Search Engine Results Pages as a brand’s digital store front – first impressions are important

Search Engine Results Pages as a brand’s digital store front – first impressions are important

  • min read
Search Engine Results Pages as a brand’s digital store front – first impressions are important

With the evolution of information accessibility pre-Google to current day, most information is now at our fingertips. We use search engines on all sorts of smart devices to connect us to the information we seek. The question we ask Google (the search query) will indicate to Google the type of information we are seeking and thus influence what Google determines will be useful and relevant information to render on the Search Engine Results Page (SERP).

The Digital Storefront

For brands, the SERP is their digital store front used to attract consumers. Like a physical store, a brand’s digital store front, their organic listing, must be easy to find, attractive and provide a good user experience. A well-optimized organic listing, one with all the bells and whistles possible, allows a brand to occupy more real estate on the SERP. In the eye of a consumer, a well-optimized organic listing makes a brand appear more authoritative and trustworthy as well as increases the information immediately available. This improves the user experience and increases the likelihood of winning the click.

How much Traffic?

The organic listing is also a key source of traffic: ~78% traffic sent to websites is from search engines, with Google properties sending the overwhelming majority of that traffic at approximately 71%.[I]

A tour of the SERP and its Key Elements (specifically for brands)

To provide a better user experience and more accurately answer a searcher’s question, Google has gradually added more widgets, called SERP features, to the search engine results page. A SERP feature is any non-traditional organic or paid result. An analysis of SERP pages for several large brands shows several common SERP features contributing to an improved brand presence (see footnotes for deeper explanation of each feature)[ii]. Below is an example of Apple’s organic listing: a best-in-class listing which Google shows many of the SERP features possible on an organic search for this brand name.


The SERP is part of customer experience and is tied to sales

With most website traffic coming from search engines and a strong correlation between ranking position and click-through rate, it is imperative a brand put its best foot forward by having a robust, relevant and visible organic listing. A robust listing, providing users relevant information such as store hours or nearest locations, improves the customer experience. The competition for clicks is fierce; competing with other organic listings, paid search listings and other company listings makes the quality and position of the organic listing all the more important. Several studies have shown a strong correlation between ranking position and click-through rate:

In 2019 an analysis of click through rates (CTR) by Advanced Web Ranking found the first 10 organic results received ~76% of clicks, with the position 1 result getting ~28% of clicks. A similar study by Backlinko found that ~38% of clicks went to position 1.[iii]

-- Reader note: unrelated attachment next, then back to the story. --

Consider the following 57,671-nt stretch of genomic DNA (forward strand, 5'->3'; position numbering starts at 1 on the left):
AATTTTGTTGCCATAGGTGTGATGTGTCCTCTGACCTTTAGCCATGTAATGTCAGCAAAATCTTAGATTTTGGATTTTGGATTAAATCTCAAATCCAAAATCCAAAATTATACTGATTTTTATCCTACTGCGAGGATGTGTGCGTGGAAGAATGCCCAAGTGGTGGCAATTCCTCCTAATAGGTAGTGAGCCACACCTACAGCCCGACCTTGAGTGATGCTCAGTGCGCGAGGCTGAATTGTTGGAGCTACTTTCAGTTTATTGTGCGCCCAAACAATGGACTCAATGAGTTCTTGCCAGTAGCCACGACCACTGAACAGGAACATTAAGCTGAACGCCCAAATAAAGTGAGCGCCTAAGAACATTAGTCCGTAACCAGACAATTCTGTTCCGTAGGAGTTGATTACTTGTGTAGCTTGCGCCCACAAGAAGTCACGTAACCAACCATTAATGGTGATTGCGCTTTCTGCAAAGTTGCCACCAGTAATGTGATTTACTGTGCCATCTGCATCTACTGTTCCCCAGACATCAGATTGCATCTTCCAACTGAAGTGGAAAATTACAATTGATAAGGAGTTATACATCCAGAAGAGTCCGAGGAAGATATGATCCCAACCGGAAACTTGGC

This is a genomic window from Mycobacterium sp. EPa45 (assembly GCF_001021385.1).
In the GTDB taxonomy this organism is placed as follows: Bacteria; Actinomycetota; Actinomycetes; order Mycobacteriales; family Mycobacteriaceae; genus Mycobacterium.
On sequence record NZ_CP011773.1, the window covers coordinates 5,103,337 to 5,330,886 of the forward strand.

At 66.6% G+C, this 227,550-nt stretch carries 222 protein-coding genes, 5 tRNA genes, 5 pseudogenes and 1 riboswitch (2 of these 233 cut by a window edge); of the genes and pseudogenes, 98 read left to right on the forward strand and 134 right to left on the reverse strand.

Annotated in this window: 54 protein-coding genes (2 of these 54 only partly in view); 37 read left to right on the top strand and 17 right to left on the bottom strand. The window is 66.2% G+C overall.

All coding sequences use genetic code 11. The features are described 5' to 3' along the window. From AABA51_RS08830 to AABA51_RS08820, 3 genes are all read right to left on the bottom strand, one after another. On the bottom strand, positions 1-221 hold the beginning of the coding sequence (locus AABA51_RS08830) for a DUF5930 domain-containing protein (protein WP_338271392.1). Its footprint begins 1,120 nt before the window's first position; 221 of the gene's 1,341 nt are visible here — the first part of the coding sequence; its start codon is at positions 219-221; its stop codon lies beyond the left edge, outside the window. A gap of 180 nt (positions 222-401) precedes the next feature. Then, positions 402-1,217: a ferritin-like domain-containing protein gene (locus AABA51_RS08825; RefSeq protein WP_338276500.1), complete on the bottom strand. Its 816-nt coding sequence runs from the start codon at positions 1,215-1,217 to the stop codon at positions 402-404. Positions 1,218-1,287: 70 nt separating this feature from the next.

Brands who optimize their organic presence tend to have a listing higher on the organic results page, more SERP features and generate more clicks than under-optimized brands. Generally speaking, more traffic to a brand’s website contributes to revenue growth - getting people in the door is the first step to converting them. While there is a direct correlation between increased site visitors and increased revenue, the multiple steps between driving a website click and driving a conversion make it hard to quantify the exact revenue lift. However, it is clear driving site traffic is a first step in achieving growth.

Okay, got it – what’s next?

Each SERP feature has specific tactics used to encourage its appearance for a brand, but many brands with robust branded SERPs have several elements in common:

  1. Optimized website content to target how users are searching for and discovering brand offerings
  2. A technically sound website adhering to a set of best practices to ensure the website can be crawled and indexed by search engine algorithms
  3. A strong off-site presence through reference sites, optimized social media profiles, backlinks, press releases and Google My Business.

While specific recommendations will depend on the brand/vertical as well as the strategy of what the brand is trying to achieve, the best step to take is to conduct an organic audit to identify the gaps between the brand’s site current state and ideal state. With Google, the ideal state is a moving target, so audits need to perform the gap assessment vs. the most recent gold standard. There are consistent guidelines on how to qualify for some of the SERP features, but those are often technical and will be identified in an audit. Addressing gaps will provide the necessary signals to Google and will result in a brand being eligible to show for more, if not all, SERP features.

[ii] Sitelinks below the main listing that point to the pages Google thinks are most important or helpful for the searcher
  • The Knowledge Graph Panel shows reference-type information for the brand, including social profiles
  • Local pack results that direct a user to brick-and-mortar locations
  • The Top Stories carousel with time-sensitive and newsworthy topics about the brand from around the web
  • Twitter card showing content from the brand’s Twitter account
  • Videos about or produced by the brand
  • The People Also Ask section shows algorithmically-generated questions that Google believes might relate to a user’s search query


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